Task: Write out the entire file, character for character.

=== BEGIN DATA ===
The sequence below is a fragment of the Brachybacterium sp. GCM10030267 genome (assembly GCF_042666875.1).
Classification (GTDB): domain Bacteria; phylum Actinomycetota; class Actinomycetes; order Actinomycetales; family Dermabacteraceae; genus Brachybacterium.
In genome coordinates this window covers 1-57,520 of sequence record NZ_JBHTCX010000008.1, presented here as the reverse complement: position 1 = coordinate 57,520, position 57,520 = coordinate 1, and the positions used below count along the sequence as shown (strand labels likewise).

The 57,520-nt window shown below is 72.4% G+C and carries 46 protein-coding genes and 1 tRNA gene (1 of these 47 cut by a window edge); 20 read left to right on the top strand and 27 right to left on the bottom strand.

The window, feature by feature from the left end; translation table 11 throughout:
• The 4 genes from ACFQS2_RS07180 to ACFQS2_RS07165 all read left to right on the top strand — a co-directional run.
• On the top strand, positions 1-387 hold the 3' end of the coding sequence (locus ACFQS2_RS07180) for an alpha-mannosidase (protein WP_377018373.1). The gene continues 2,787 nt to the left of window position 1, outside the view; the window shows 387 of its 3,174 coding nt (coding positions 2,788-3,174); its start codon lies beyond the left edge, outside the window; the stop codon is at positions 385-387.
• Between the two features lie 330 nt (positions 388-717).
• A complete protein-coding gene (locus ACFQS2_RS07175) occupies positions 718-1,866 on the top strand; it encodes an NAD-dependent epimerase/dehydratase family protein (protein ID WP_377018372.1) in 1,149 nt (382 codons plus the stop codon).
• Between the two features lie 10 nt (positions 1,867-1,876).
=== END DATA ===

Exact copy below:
The sequence below is a fragment of the Brachybacterium sp. GCM10030267 genome (assembly GCF_042666875.1).
Classification (GTDB): domain Bacteria; phylum Actinomycetota; class Actinomycetes; order Actinomycetales; family Dermabacteraceae; genus Brachybacterium.
In genome coordinates this window covers 1-57,520 of sequence record NZ_JBHTCX010000008.1, presented here as the reverse complement: position 1 = coordinate 57,520, position 57,520 = coordinate 1, and the positions used below count along the sequence as shown (strand labels likewise).

The 57,520-nt window shown below is 72.4% G+C and carries 46 protein-coding genes and 1 tRNA gene (1 of these 47 cut by a window edge); 20 read left to right on the top strand and 27 right to left on the bottom strand.

The window, feature by feature from the left end; translation table 11 throughout:
• The 4 genes from ACFQS2_RS07180 to ACFQS2_RS07165 all read left to right on the top strand — a co-directional run.
• On the top strand, positions 1-387 hold the 3' end of the coding sequence (locus ACFQS2_RS07180) for an alpha-mannosidase (protein WP_377018373.1). The gene continues 2,787 nt to the left of window position 1, outside the view; the window shows 387 of its 3,174 coding nt (coding positions 2,788-3,174); its start codon lies beyond the left edge, outside the window; the stop codon is at positions 385-387.
• Between the two features lie 330 nt (positions 388-717).
• A complete protein-coding gene (locus ACFQS2_RS07175) occupies positions 718-1,866 on the top strand; it encodes an NAD-dependent epimerase/dehydratase family protein (protein ID WP_377018372.1) in 1,149 nt (382 codons plus the stop codon).
• Between the two features lie 10 nt (positions 1,867-1,876).